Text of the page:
An important key to the home is that God’s word must be repeated constantly in the hearing of the family. The Lord tells the parents to repeat them again and again to their children. Talk about them when they are at home and when they are on the road, when they are going to bed and when they are getting up. Place reminders of the law of God throughout the home. God’s plan for the home-bound was to instruct the family in the ways of the Lord. Whether in required isolation or when the crisis passes and the home is free to travel about, God’s word must be at the center of the home. Being bound to the home is a good thing when used properly. It may become a time when families reconnect with one another. Most importantly it must be a time when families connect with God.

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The Present Distress

Covid 19 church

I suppose therefore that this is good because of the present distress—that it is good for a man to remain as he is. (1 Corinthians 7:26)

The Present Distress

The world is living in an incredible time of change. There has not been this kind of global impact since the depression during the 1930s that put the world economy into an economic depression. The COVID-19 virus began innocuously enough in the minds of most people but has become a health pandemic and economic nightmare. Leaders of all nations are scrambling to tighten controls on the spread of the virus that has claimed many lives. The church has had to reassess its procedures in a manner unprecedented in the lives of all of God’s people. What was a common sight of saints gathering together to exhort, encourage and admonish one another is now considered a threat to the health of those susceptible to the ravages of the disease.

There can be no doubt the church is living in perilous times. This is not the first time the church has come under attack from sources that will change the makeup and outlook of the kingdom of God. In Paul’s letter to the church at Corinth he offers advice to the people of God regarding marital decisions in a time of great distress. The church had written to Paul with concerns about marriage and relationships between men and women. Paul confirmed the will of God by showing that nothing had changed in the mind of God regarding the marriage vow and that the people of God should exert every effort to honor the Lord in their marriage. Nestled within the instructions of how to obey the word of the Lord, the apostle makes a suggestion that seems to point to advising people to remain as they are because of a distress that was afflicting the church. Paul realized that because of the time that it would be prudent for some to remain as they are and this instruction was merely a means of advice that would better serve the situation. He did not suggest this would be a binding law of celibacy. His advice was simply to try and make lives a little easier for those who were enduring the suffering that was coming against the church. Because of the distress, wisdom would dictate to make different decisions that would not normally be advised. All of this pointed to the present distress.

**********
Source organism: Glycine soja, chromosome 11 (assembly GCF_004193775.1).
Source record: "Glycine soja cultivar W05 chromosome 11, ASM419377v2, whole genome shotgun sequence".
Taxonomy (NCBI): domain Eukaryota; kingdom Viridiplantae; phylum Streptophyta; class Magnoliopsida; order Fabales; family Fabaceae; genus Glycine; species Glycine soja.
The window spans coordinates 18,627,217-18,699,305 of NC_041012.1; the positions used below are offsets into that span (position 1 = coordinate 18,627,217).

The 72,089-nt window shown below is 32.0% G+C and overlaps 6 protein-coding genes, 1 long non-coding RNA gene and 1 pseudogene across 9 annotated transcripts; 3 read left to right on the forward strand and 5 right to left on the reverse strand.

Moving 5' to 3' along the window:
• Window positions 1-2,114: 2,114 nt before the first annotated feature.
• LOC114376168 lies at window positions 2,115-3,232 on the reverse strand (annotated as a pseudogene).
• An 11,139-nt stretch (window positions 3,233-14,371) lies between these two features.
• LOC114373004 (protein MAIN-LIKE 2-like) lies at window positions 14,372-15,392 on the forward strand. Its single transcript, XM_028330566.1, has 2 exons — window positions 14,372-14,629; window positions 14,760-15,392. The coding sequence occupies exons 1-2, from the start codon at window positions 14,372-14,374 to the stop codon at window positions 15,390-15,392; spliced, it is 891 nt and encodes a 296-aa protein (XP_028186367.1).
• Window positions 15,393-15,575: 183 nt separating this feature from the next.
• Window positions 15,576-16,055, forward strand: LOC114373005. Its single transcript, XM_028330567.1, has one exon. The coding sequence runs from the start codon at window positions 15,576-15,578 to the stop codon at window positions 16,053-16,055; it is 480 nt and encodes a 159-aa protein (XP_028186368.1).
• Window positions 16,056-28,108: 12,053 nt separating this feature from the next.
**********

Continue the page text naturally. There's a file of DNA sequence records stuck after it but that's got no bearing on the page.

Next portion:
There is a great similarity with the advice of Paul and the very real present distress that is coming against the norms of the worship, ministry, and work of the church. Things are not the same with churches having to cancel services unable to meet together with larger groups for the foreseeable future. This is very unsettling and causing concern. It has been taken for granted the joys of assembly and the personal fellowship of greeting one another. What was the norm has now become a rarity. The leaders of government and health organizations are warning against more than ten or fifty people meeting together flying in the face of what the church has been doing for two thousand years. The early church met regularly as a people united in the work of the Lord and that is now threatened. No one would have imagined the year 2020 would be marred by the upheaval of a single virus impacting the church worldwide.